Biomass cogeneration is widely used for district heating applications in central and northern Europe. Biomass trigeneration on the other hand, constitutes an innovative renewable energy application. In this work an approved UNFCCC baseline methodology has been extended to allow the examination of biomass trigeneration applications. The methodology is applied to a case study in Greece, to investigate various environmental and financial aspects of this type of applications. The results suggest that trigeneration may lead to significant emissions reduction, compared to using fossil fuels or even biomass co-generation and electricity generation. The emissions reduction achieved may be materialized into a considerable revenue stream for the project, if traded through a trading mechanism such as EU ETS. A sensitivity analysis has been performed to compensate for the high volatility of the emission allowances’ value and the immaturity of the EU Trading Scheme, which prevent a reliable estimation of the related revenue. The work concludes that emission allowances trading may develop into one of the major revenue streams of biomass trigeneration projects, significantly increasing their financial yield and attractiveness. The impact on the yield is significant even for low future values of emission allowances and could become the main income revenue source of such projects, if emission allowances increase their value substantially. The application of trigeneration for district energy proves to lead to increased environmental and financial benefits compared to the co-generation or electricity generation cases.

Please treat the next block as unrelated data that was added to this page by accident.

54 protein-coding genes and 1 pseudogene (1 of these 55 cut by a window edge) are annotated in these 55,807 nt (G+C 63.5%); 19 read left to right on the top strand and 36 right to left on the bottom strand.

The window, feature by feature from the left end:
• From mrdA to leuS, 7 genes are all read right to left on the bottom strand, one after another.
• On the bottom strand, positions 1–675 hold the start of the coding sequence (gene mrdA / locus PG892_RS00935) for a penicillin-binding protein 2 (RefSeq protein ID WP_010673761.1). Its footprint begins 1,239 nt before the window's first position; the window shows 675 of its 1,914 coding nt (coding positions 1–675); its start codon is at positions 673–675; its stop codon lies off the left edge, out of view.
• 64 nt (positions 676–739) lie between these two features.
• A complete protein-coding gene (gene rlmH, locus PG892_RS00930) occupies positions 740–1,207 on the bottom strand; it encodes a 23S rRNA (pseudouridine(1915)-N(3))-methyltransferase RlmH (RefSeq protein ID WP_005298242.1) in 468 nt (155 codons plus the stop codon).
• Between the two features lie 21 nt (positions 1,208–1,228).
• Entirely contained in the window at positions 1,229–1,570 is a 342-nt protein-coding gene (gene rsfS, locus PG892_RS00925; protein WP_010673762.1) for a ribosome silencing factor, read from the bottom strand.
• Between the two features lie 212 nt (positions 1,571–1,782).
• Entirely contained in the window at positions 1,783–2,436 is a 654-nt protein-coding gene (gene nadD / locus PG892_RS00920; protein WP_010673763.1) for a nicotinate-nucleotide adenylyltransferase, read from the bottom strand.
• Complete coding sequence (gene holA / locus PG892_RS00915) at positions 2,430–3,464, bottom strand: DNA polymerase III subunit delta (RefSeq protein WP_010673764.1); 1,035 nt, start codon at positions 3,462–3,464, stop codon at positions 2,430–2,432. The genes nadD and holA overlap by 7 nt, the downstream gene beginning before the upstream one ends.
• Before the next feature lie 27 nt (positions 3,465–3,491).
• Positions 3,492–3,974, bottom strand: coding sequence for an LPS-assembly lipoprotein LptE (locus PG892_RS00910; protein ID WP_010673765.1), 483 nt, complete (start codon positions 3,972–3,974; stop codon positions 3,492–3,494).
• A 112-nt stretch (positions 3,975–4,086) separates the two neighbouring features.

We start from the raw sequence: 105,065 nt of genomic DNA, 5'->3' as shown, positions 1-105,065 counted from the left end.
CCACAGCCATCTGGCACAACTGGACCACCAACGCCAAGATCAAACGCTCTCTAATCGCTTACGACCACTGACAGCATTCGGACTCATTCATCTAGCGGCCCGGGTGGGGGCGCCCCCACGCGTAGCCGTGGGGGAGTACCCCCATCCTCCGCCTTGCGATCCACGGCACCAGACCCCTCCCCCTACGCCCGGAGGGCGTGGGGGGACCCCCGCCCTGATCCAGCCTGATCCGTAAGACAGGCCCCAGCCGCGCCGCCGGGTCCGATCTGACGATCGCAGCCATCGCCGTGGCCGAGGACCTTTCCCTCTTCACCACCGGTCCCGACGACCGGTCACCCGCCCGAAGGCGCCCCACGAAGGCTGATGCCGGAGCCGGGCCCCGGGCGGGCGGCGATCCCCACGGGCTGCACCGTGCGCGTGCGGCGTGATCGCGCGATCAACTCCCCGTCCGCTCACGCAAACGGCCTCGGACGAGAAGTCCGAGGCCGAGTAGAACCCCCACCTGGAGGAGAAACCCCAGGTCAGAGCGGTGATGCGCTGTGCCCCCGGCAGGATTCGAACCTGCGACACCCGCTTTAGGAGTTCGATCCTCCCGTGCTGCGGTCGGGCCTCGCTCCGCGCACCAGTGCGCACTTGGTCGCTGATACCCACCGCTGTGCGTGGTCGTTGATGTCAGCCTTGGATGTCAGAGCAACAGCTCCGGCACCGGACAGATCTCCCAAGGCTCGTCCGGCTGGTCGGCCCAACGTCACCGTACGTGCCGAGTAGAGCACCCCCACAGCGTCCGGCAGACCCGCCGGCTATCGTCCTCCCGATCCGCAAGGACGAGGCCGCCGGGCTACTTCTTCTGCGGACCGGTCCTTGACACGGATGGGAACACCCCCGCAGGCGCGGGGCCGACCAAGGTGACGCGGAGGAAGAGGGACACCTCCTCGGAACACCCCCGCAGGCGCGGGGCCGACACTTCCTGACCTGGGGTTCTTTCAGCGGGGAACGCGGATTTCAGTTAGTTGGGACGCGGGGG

- district energy
- emissions trading
- economic analysis
- greenhouse gases
Rentizelas, A., Tolis, A., & Tatsiopoulos, I. (2009). Biomass district energy trigeneration systems: emissions reduction and financial impact. Water, Air, and Soil Pollution: Focus , 9(1-2), 139-150. https://doi.org/10.1007/s11267-008-9202-x